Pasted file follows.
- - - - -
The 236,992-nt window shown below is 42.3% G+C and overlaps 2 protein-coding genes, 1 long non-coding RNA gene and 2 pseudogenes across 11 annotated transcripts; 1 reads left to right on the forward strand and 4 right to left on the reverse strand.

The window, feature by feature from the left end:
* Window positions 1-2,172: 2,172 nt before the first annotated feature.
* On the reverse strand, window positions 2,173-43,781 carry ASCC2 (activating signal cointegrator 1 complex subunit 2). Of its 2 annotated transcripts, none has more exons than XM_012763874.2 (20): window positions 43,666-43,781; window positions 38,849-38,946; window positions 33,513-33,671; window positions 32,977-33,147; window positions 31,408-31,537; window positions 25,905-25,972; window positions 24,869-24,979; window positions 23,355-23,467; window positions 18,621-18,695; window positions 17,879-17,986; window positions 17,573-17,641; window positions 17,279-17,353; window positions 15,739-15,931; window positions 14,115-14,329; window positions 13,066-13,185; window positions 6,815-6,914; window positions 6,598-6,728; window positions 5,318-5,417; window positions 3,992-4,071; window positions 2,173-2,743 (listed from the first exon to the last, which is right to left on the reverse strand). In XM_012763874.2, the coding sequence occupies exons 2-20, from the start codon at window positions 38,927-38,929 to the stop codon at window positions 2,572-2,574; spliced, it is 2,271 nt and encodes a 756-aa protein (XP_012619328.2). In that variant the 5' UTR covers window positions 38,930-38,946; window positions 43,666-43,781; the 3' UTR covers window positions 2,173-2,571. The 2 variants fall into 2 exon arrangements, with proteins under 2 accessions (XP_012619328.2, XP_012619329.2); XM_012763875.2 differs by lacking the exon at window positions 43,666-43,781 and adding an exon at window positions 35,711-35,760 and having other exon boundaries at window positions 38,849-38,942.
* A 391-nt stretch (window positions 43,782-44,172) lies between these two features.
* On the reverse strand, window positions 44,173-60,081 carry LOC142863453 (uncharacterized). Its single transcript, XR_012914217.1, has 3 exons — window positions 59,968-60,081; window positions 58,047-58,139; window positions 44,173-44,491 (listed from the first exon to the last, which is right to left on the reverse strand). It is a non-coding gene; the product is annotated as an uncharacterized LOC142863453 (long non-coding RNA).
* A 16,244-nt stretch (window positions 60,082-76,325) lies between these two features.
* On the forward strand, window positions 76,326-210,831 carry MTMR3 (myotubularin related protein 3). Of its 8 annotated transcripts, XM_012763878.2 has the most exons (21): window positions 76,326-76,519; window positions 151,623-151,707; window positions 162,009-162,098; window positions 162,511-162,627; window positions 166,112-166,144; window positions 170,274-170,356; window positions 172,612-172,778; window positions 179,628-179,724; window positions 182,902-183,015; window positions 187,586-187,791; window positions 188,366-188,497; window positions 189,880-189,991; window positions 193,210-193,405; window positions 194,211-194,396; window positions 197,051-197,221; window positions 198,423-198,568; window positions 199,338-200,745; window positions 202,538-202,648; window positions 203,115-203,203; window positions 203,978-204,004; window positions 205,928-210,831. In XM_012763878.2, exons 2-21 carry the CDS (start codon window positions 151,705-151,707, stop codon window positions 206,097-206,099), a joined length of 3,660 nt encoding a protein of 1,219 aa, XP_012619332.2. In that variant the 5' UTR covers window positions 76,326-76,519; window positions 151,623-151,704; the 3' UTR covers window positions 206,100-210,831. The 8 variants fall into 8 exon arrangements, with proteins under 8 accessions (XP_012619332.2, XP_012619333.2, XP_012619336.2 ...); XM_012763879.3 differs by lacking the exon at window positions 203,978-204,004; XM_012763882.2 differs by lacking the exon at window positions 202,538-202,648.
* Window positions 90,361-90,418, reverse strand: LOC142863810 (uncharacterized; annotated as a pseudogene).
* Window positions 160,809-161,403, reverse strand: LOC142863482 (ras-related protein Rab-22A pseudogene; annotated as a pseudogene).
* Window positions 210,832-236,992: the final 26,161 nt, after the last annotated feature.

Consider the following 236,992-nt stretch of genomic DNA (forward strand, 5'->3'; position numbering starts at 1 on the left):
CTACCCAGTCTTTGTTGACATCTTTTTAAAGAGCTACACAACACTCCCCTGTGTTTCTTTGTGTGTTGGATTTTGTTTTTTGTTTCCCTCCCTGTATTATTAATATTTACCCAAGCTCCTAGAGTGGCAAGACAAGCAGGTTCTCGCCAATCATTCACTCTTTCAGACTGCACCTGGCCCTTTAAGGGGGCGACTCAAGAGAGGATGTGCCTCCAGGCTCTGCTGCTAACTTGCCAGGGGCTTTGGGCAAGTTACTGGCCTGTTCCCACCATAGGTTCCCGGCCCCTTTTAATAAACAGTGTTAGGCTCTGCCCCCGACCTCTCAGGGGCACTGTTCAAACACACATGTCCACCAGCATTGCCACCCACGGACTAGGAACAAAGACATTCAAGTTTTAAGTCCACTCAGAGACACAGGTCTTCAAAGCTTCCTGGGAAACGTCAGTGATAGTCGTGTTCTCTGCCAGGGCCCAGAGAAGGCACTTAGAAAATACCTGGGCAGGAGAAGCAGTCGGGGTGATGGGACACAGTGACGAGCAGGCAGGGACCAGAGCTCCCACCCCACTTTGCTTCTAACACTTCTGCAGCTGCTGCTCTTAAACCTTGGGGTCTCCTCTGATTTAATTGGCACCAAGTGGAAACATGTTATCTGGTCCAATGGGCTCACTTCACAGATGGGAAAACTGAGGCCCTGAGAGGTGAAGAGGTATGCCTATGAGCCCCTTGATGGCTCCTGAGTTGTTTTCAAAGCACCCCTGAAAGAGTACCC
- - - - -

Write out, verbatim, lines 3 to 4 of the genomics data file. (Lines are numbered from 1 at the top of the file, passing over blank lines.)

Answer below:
* Window positions 1-2,172: 2,172 nt before the first annotated feature.
* On the reverse strand, window positions 2,173-43,781 carry ASCC2 (activating signal cointegrator 1 complex subunit 2). Of its 2 annotated transcripts, none has more exons than XM_012763874.2 (20): window positions 43,666-43,781; window positions 38,849-38,946; window positions 33,513-33,671; window positions 32,977-33,147; window positions 31,408-31,537; window positions 25,905-25,972; window positions 24,869-24,979; window positions 23,355-23,467; window positions 18,621-18,695; window positions 17,879-17,986; window positions 17,573-17,641; window positions 17,279-17,353; window positions 15,739-15,931; window positions 14,115-14,329; window positions 13,066-13,185; window positions 6,815-6,914; window positions 6,598-6,728; window positions 5,318-5,417; window positions 3,992-4,071; window positions 2,173-2,743 (listed from the first exon to the last, which is right to left on the reverse strand). In XM_012763874.2, the coding sequence occupies exons 2-20, from the start codon at window positions 38,927-38,929 to the stop codon at window positions 2,572-2,574; spliced, it is 2,271 nt and encodes a 756-aa protein (XP_012619328.2). In that variant the 5' UTR covers window positions 38,930-38,946; window positions 43,666-43,781; the 3' UTR covers window positions 2,173-2,571. The 2 variants fall into 2 exon arrangements, with proteins under 2 accessions (XP_012619328.2, XP_012619329.2); XM_012763875.2 differs by lacking the exon at window positions 43,666-43,781 and adding an exon at window positions 35,711-35,760 and having other exon boundaries at window positions 38,849-38,942.